They don’t do this in The United States…

Leymah Gbowee, speaking at the Millenium Development Conference a few years ago, told an eager college-aged crowd of how women in Liberia had done everything they were supposed to do: they organized themselves in a movement for peace and gathered overwhelming support all across West Africa. They met formally with political leaders. The short response they got for all this effort was, “They don’t do this in The United States, why should we do it here?” End of conversation. Her message was for young leaders whose hearts were moving towards international development to clean up our messes at home first. Everyone cheered and clapped, which I don’t think she expected.

Tagore’s reflections on the world and especially the Eastern University, “The deepest source of all calamities in history is misunderstanding. For where we do not understand, we can never be just… If the whole world grows at last into an exaggerated West, then such an illimitable parody of the modern age will die, crushed beneath its own absurdity…” brings me back to thinking the most good I could do with my time and technology might be here at home. Is it fair to spend so much time and money and energy traveling to gain an understanding of other parts of the world while the West has such a negative impact on it?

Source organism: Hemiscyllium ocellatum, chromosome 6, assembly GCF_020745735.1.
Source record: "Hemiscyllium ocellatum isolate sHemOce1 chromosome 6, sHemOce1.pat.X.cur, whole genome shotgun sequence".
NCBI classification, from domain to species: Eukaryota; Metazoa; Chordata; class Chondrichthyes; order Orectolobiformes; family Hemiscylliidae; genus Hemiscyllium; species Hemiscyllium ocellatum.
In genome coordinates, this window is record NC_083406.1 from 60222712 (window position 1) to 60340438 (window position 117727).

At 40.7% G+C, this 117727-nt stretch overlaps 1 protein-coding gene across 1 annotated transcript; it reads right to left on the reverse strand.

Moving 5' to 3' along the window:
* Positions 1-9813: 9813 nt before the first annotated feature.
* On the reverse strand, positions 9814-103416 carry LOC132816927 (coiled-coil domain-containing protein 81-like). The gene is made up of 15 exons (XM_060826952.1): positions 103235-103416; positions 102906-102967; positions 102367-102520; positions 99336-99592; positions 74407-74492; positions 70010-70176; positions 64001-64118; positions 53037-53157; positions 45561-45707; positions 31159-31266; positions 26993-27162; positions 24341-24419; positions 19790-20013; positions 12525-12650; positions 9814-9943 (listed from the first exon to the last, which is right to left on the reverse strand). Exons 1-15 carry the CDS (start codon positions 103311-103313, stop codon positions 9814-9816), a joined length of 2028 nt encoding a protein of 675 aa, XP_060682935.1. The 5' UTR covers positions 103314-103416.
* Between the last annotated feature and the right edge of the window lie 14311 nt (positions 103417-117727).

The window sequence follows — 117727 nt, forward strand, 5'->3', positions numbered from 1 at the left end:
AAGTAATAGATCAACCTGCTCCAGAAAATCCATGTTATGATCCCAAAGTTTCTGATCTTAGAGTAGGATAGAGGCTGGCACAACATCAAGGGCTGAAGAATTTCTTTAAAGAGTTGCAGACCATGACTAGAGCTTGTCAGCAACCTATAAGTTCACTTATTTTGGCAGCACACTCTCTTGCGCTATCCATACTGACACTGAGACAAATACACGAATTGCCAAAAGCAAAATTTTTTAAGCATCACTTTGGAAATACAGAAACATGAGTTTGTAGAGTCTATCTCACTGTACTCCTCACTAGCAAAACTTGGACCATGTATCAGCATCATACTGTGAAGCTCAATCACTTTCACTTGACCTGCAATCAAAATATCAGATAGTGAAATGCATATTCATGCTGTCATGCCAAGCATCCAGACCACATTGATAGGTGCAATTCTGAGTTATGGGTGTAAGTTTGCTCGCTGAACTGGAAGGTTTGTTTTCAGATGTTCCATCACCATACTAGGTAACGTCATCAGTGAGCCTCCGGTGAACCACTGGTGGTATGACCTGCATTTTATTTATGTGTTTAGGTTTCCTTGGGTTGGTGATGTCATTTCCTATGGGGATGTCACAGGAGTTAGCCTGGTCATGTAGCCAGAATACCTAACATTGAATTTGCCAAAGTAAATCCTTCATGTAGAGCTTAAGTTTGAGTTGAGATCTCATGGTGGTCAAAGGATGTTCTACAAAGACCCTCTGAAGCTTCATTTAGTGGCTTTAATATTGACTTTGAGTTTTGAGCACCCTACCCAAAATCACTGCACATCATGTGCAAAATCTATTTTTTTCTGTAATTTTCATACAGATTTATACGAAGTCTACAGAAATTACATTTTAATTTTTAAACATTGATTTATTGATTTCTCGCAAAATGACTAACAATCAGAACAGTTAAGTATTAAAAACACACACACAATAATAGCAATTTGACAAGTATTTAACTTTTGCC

3 thoughts on “They don’t do this in The United States…

  1. I think it is important to be able to understand and incorporate the viewpoints of other points of the world; regardless of the impact of Western culture. Is it better to be segregated than to encourage a melting pot of shared ideas?

    Technology has reduced the time and space cost of communicating with others in other places. Though this is not a full replacement of in situ experiences, could this not be a sufficient step forward in the sharing of ideals?

  2. Good point. I definitely think an isolated perspective is problematic no matter where you are, so maybe a more practical question might be what you hinted at – can communication technology be an effective enough tool for better understanding the world? The first time I traveled internationally, I came back with a new perspective on this country but I wasn’t gone long enough to actually understand the place I had visited. Based on this experience, my idea is that technology can be effective enough to learn from other communities in order to improve our own, but not enough to avoid the dangerous misunderstandings Tagore describes.

    1. I don’t think that any community will be able to get everything 100% correct, nor is any (current) technology able to account for cultural, language, and space differences. But maybe through shared interactions, we can all learn to fix our own problems?

      Actually, I think your first comment about the impact of Western culture is important, but it’s helpful not to see it primarily from a negative light. If one culture is more dominant than the other, or is seen to be superior, what have we already lost, which we could have learned, from the other? Does another community trade individuality for the standard of living which comes with new life practices and technologies?

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